Writer: Brian O’Hara
Producer: Sean O’Hara
Cast: Jayson Spence, Graig Guggenheim, Barry Feterman, Hiram J Segarra
Year of release: 1999
Reviewed from: VHS screener
There have been some damn strange takes on Mary Shelley’s tale over the years, variants that would make even her liberal eyes pop out of their sockets, which just goes to show how universal and adaptable the Frankenstein story is. But few have been as far from the original - or as entertaining - as Brian O’Hara’s Rock’n’Roll Frankenstein.
Cigar-toting music mogul Bernie Stein (Feterman) falls out once again with his latest signing and decides that what he really needs is a pop star that he can control completely. He needs to build one for himself. Fortunately, he has his nephew Frankie (Spence) on hand, replete with well-equipped Mad Scientist Lab, necrophiliac tendencies and stoned, oddball assistant named (great touch!) Iggy (Segarra).
Iggy and accomplices are sent out to raid the cemeteries of the world for parts of deceased rock giants which Frankie can then patch together into what will surely be the ultimate rocker. They get Jimi Hendrix’s hands, Buddy Holly’s feet, Elvis’ head - finally all that’s missing is, well, a schlong. Who else’s could they use but Jim Morrison’s legendary trouser snake, apparently preserved in a jar in a bizarre collection of such things? But, in the grand tradition of useless assistants, Iggy drops the jar and grabs another one instead, belonging to someone called Ace. Unfortunately, that’s ‘Liber’ Ace!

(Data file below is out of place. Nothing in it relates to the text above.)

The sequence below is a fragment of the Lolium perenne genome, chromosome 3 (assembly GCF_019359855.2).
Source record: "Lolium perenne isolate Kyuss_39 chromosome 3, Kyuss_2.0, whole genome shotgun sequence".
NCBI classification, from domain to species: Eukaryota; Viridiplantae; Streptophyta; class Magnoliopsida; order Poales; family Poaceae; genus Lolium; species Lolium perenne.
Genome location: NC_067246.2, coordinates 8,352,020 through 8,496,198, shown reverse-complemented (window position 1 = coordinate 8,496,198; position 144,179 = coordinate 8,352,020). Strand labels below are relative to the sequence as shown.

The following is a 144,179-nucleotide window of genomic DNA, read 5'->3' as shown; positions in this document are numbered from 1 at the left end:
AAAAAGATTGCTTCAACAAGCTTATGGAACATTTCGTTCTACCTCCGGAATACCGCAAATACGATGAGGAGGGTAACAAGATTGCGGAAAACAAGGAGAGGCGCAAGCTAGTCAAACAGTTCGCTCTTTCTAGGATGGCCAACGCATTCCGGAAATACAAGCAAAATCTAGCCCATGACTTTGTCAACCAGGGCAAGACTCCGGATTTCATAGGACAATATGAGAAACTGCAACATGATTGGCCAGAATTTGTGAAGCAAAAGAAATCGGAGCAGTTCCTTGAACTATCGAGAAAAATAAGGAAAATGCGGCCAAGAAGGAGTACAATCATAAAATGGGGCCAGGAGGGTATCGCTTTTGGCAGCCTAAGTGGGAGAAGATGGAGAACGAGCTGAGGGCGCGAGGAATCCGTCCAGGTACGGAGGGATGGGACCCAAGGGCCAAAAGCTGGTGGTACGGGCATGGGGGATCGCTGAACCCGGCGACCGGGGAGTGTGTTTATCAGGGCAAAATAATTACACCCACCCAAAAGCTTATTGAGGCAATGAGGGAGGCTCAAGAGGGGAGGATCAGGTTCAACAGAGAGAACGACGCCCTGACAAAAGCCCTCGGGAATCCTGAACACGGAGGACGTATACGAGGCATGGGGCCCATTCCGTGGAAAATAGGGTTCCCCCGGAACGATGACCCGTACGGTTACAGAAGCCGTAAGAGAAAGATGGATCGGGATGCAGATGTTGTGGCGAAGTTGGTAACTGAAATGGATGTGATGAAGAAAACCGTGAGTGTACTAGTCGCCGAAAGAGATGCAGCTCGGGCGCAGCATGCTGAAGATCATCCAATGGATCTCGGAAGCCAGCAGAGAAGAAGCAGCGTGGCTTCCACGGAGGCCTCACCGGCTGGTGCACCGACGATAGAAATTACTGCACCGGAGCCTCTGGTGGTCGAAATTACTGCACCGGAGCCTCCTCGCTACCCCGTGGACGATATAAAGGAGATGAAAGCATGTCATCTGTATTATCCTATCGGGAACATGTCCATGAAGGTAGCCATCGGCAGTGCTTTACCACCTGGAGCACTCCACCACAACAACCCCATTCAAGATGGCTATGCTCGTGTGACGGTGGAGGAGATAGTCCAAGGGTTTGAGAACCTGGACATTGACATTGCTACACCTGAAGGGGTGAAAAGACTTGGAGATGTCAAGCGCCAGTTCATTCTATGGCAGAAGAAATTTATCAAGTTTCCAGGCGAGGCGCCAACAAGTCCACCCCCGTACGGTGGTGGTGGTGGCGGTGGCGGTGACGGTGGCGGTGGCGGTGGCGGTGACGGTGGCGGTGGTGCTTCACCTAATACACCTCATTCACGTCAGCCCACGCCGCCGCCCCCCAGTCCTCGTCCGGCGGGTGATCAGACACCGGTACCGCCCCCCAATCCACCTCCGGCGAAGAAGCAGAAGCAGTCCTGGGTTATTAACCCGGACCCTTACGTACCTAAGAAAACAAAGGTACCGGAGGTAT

Of course, Uncle Bernie is only interested in making money from The King, while Frankie is distracted by his, um, tendencies - and Iggy is still zonked out of his skull. This would be a touching, sad story of loneliness and confusion - if it wasn’t so funny. In an era when even mainstream films are attempting to gross-out their audiences, many film-makers have forgotten that grossness alone isn’t enough. Grossness has to be presented with intelligence, even wit, to actually be funny, and that’s where Rock’n’Roll Frankenstein scores.
Rock’n’Roll Frankenstein was released as a Collector’s Edition DVD from EI Independent Cinema, including a ‘making of’ featurette and commentary from O’Hara and friends.
MJS rating: A
Review originally posted 7th December 2004.